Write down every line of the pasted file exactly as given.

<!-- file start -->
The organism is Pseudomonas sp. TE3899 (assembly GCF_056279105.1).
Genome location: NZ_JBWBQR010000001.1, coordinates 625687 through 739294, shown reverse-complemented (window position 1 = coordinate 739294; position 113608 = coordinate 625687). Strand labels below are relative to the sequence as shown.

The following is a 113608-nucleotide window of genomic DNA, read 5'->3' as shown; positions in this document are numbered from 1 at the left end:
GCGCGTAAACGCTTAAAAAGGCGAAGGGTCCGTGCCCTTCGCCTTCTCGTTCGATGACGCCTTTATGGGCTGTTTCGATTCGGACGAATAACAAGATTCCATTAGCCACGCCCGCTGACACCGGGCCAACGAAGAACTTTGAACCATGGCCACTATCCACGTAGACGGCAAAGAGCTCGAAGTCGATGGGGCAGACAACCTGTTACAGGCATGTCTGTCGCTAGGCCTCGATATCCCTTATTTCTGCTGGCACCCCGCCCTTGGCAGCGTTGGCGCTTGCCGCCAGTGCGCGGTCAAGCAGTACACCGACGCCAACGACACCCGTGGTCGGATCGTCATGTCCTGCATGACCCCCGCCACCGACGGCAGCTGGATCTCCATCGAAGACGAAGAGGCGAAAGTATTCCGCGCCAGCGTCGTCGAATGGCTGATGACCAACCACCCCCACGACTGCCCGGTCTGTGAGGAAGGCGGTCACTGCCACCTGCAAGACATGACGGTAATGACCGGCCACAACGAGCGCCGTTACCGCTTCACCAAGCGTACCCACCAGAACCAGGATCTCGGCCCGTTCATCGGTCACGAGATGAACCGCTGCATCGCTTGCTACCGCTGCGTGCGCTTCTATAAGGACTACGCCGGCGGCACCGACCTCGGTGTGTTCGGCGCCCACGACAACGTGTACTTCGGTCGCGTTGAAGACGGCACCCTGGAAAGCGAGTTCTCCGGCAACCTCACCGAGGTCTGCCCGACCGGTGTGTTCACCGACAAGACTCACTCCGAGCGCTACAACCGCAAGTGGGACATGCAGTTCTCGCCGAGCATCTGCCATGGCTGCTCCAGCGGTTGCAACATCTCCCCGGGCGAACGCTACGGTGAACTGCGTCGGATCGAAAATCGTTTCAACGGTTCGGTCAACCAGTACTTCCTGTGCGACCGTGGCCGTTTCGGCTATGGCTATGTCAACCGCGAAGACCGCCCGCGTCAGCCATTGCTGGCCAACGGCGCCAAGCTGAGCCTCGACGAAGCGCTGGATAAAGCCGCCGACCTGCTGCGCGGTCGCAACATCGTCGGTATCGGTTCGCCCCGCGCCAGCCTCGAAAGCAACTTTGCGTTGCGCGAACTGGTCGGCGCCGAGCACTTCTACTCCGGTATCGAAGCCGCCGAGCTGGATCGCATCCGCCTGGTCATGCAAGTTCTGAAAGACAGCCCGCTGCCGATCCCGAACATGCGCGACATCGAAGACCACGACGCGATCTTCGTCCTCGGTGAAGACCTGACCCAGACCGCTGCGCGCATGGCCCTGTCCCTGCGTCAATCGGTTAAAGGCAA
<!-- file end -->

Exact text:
The organism is Pseudomonas sp. TE3899 (assembly GCF_056279105.1).
Genome location: NZ_JBWBQR010000001.1, coordinates 625687 through 739294, shown reverse-complemented (window position 1 = coordinate 739294; position 113608 = coordinate 625687). Strand labels below are relative to the sequence as shown.

The following is a 113608-nucleotide window of genomic DNA, read 5'->3' as shown; positions in this document are numbered from 1 at the left end:
GCGCGTAAACGCTTAAAAAGGCGAAGGGTCCGTGCCCTTCGCCTTCTCGTTCGATGACGCCTTTATGGGCTGTTTCGATTCGGACGAATAACAAGATTCCATTAGCCACGCCCGCTGACACCGGGCCAACGAAGAACTTTGAACCATGGCCACTATCCACGTAGACGGCAAAGAGCTCGAAGTCGATGGGGCAGACAACCTGTTACAGGCATGTCTGTCGCTAGGCCTCGATATCCCTTATTTCTGCTGGCACCCCGCCCTTGGCAGCGTTGGCGCTTGCCGCCAGTGCGCGGTCAAGCAGTACACCGACGCCAACGACACCCGTGGTCGGATCGTCATGTCCTGCATGACCCCCGCCACCGACGGCAGCTGGATCTCCATCGAAGACGAAGAGGCGAAAGTATTCCGCGCCAGCGTCGTCGAATGGCTGATGACCAACCACCCCCACGACTGCCCGGTCTGTGAGGAAGGCGGTCACTGCCACCTGCAAGACATGACGGTAATGACCGGCCACAACGAGCGCCGTTACCGCTTCACCAAGCGTACCCACCAGAACCAGGATCTCGGCCCGTTCATCGGTCACGAGATGAACCGCTGCATCGCTTGCTACCGCTGCGTGCGCTTCTATAAGGACTACGCCGGCGGCACCGACCTCGGTGTGTTCGGCGCCCACGACAACGTGTACTTCGGTCGCGTTGAAGACGGCACCCTGGAAAGCGAGTTCTCCGGCAACCTCACCGAGGTCTGCCCGACCGGTGTGTTCACCGACAAGACTCACTCCGAGCGCTACAACCGCAAGTGGGACATGCAGTTCTCGCCGAGCATCTGCCATGGCTGCTCCAGCGGTTGCAACATCTCCCCGGGCGAACGCTACGGTGAACTGCGTCGGATCGAAAATCGTTTCAACGGTTCGGTCAACCAGTACTTCCTGTGCGACCGTGGCCGTTTCGGCTATGGCTATGTCAACCGCGAAGACCGCCCGCGTCAGCCATTGCTGGCCAACGGCGCCAAGCTGAGCCTCGACGAAGCGCTGGATAAAGCCGCCGACCTGCTGCGCGGTCGCAACATCGTCGGTATCGGTTCGCCCCGCGCCAGCCTCGAAAGCAACTTTGCGTTGCGCGAACTGGTCGGCGCCGAGCACTTCTACTCCGGTATCGAAGCCGCCGAGCTGGATCGCATCCGCCTGGTCATGCAAGTTCTGAAAGACAGCCCGCTGCCGATCCCGAACATGCGCGACATCGAAGACCACGACGCGATCTTCGTCCTCGGTGAAGACCTGACCCAGACCGCTGCGCGCATGGCCCTGTCCCTGCGTCAATCGGTTAAAGGCAA